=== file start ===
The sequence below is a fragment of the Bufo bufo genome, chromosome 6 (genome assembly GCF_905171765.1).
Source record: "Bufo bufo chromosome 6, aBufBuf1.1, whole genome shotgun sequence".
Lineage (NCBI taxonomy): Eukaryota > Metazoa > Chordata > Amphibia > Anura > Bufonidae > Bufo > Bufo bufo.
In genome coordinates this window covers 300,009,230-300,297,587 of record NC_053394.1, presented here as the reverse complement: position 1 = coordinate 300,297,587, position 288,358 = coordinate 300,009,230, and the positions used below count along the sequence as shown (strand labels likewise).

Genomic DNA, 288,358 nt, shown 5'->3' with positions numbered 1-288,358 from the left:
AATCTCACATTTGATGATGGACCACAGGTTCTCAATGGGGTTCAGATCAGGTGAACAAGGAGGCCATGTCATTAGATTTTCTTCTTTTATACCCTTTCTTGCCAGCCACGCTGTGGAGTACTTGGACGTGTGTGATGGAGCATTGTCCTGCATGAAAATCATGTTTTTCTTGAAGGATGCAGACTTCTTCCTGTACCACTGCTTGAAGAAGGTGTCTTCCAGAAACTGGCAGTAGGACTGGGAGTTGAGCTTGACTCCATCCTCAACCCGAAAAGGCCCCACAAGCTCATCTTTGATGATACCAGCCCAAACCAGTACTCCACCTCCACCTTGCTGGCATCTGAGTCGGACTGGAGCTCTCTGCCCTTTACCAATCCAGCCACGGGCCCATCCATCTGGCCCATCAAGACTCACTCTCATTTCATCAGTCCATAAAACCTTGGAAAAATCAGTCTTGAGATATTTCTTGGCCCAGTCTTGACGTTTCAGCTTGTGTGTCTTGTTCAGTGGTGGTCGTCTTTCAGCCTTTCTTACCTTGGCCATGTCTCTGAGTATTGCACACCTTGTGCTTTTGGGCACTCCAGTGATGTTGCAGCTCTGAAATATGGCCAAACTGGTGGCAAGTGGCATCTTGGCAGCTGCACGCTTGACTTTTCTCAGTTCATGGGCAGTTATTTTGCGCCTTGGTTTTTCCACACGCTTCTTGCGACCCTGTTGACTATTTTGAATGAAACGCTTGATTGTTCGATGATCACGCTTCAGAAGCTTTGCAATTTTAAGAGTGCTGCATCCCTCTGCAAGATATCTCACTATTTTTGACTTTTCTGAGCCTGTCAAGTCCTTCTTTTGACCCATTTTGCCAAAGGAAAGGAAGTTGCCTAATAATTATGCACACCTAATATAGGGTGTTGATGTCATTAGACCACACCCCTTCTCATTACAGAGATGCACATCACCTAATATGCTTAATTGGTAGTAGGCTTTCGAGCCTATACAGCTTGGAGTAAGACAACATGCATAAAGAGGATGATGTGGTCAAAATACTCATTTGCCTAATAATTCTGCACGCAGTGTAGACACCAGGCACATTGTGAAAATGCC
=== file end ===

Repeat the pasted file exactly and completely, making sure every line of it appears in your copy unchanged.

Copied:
The sequence below is a fragment of the Bufo bufo genome, chromosome 6 (genome assembly GCF_905171765.1).
Source record: "Bufo bufo chromosome 6, aBufBuf1.1, whole genome shotgun sequence".
Lineage (NCBI taxonomy): Eukaryota > Metazoa > Chordata > Amphibia > Anura > Bufonidae > Bufo > Bufo bufo.
In genome coordinates this window covers 300,009,230-300,297,587 of record NC_053394.1, presented here as the reverse complement: position 1 = coordinate 300,297,587, position 288,358 = coordinate 300,009,230, and the positions used below count along the sequence as shown (strand labels likewise).

Genomic DNA, 288,358 nt, shown 5'->3' with positions numbered 1-288,358 from the left:
AATCTCACATTTGATGATGGACCACAGGTTCTCAATGGGGTTCAGATCAGGTGAACAAGGAGGCCATGTCATTAGATTTTCTTCTTTTATACCCTTTCTTGCCAGCCACGCTGTGGAGTACTTGGACGTGTGTGATGGAGCATTGTCCTGCATGAAAATCATGTTTTTCTTGAAGGATGCAGACTTCTTCCTGTACCACTGCTTGAAGAAGGTGTCTTCCAGAAACTGGCAGTAGGACTGGGAGTTGAGCTTGACTCCATCCTCAACCCGAAAAGGCCCCACAAGCTCATCTTTGATGATACCAGCCCAAACCAGTACTCCACCTCCACCTTGCTGGCATCTGAGTCGGACTGGAGCTCTCTGCCCTTTACCAATCCAGCCACGGGCCCATCCATCTGGCCCATCAAGACTCACTCTCATTTCATCAGTCCATAAAACCTTGGAAAAATCAGTCTTGAGATATTTCTTGGCCCAGTCTTGACGTTTCAGCTTGTGTGTCTTGTTCAGTGGTGGTCGTCTTTCAGCCTTTCTTACCTTGGCCATGTCTCTGAGTATTGCACACCTTGTGCTTTTGGGCACTCCAGTGATGTTGCAGCTCTGAAATATGGCCAAACTGGTGGCAAGTGGCATCTTGGCAGCTGCACGCTTGACTTTTCTCAGTTCATGGGCAGTTATTTTGCGCCTTGGTTTTTCCACACGCTTCTTGCGACCCTGTTGACTATTTTGAATGAAACGCTTGATTGTTCGATGATCACGCTTCAGAAGCTTTGCAATTTTAAGAGTGCTGCATCCCTCTGCAAGATATCTCACTATTTTTGACTTTTCTGAGCCTGTCAAGTCCTTCTTTTGACCCATTTTGCCAAAGGAAAGGAAGTTGCCTAATAATTATGCACACCTAATATAGGGTGTTGATGTCATTAGACCACACCCCTTCTCATTACAGAGATGCACATCACCTAATATGCTTAATTGGTAGTAGGCTTTCGAGCCTATACAGCTTGGAGTAAGACAACATGCATAAAGAGGATGATGTGGTCAAAATACTCATTTGCCTAATAATTCTGCACGCAGTGTAGACACCAGGCACATTGTGAAAATGCC